Tunisian Prime Minister Youssef Chahed is cutting all his ministers' salaries by 30 percent, the government said on Friday, as part of a symbolic move to trim public spending.
This step could be likely a preparation for the announcement of austerity measures which the prime minister vowed to take if Tunisia's economic difficulties continue this year.
The North African state is struggling with lower tourism revenues after two Islamist militant attacks on foreign tourists last year hit what is one of its key industries. Strikes and protests for jobs have also hurt the country's phosphate production. The government expected the budget deficit to widen by 2.9 billion dinars ($1.32 billion) to 6.5 billion dinars by year-end.
The government will cut the salaries for each of his 40 ministers and junior ministers, who earn around $1,800 a month, by about $500 per month.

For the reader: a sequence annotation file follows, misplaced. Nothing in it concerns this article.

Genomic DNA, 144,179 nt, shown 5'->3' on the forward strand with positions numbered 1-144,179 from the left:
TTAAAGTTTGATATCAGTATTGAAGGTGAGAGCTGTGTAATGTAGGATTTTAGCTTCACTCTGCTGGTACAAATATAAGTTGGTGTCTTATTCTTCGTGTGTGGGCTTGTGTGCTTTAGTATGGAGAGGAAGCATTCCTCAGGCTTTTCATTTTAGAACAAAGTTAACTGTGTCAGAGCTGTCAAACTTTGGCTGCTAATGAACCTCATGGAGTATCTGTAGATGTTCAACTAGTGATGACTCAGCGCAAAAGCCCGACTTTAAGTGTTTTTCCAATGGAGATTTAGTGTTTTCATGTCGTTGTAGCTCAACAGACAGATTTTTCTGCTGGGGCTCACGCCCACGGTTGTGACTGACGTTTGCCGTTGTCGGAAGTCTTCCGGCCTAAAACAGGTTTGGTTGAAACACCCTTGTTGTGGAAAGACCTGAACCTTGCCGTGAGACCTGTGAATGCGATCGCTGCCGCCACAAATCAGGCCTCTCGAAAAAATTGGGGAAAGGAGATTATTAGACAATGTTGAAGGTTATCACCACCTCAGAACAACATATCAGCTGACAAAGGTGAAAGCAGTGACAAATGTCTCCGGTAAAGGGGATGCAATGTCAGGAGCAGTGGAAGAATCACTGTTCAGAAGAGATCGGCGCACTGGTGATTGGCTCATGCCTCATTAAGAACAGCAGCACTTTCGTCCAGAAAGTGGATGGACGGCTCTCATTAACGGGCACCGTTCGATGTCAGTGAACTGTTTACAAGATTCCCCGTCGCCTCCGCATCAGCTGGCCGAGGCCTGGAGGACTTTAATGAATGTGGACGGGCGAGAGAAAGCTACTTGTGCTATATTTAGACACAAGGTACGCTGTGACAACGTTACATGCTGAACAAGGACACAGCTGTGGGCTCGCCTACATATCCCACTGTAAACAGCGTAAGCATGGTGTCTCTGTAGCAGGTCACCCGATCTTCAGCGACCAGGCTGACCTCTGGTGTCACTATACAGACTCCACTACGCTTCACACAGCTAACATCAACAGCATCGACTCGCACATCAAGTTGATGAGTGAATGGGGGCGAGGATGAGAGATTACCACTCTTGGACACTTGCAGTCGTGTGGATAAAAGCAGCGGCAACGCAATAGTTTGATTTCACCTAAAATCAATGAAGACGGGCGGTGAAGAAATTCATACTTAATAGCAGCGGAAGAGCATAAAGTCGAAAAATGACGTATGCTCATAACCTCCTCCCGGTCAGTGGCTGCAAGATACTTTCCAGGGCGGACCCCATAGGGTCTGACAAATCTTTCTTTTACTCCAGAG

A government official said that the next step would likely be to reduce bonuses for senior officials in the public sector.
Chahed last month said that all Tunisians must share the sacrifices needed to revive the struggling economy.
He has promised his new government will take tough decisions to help the economy grow and create jobs as Tunisia comes under pressure from international lenders to push through reforms and reduce public spending.
At 13.5 percent of GDP, Tunisia's public sector wage bill is proportionately one of the highest in the world.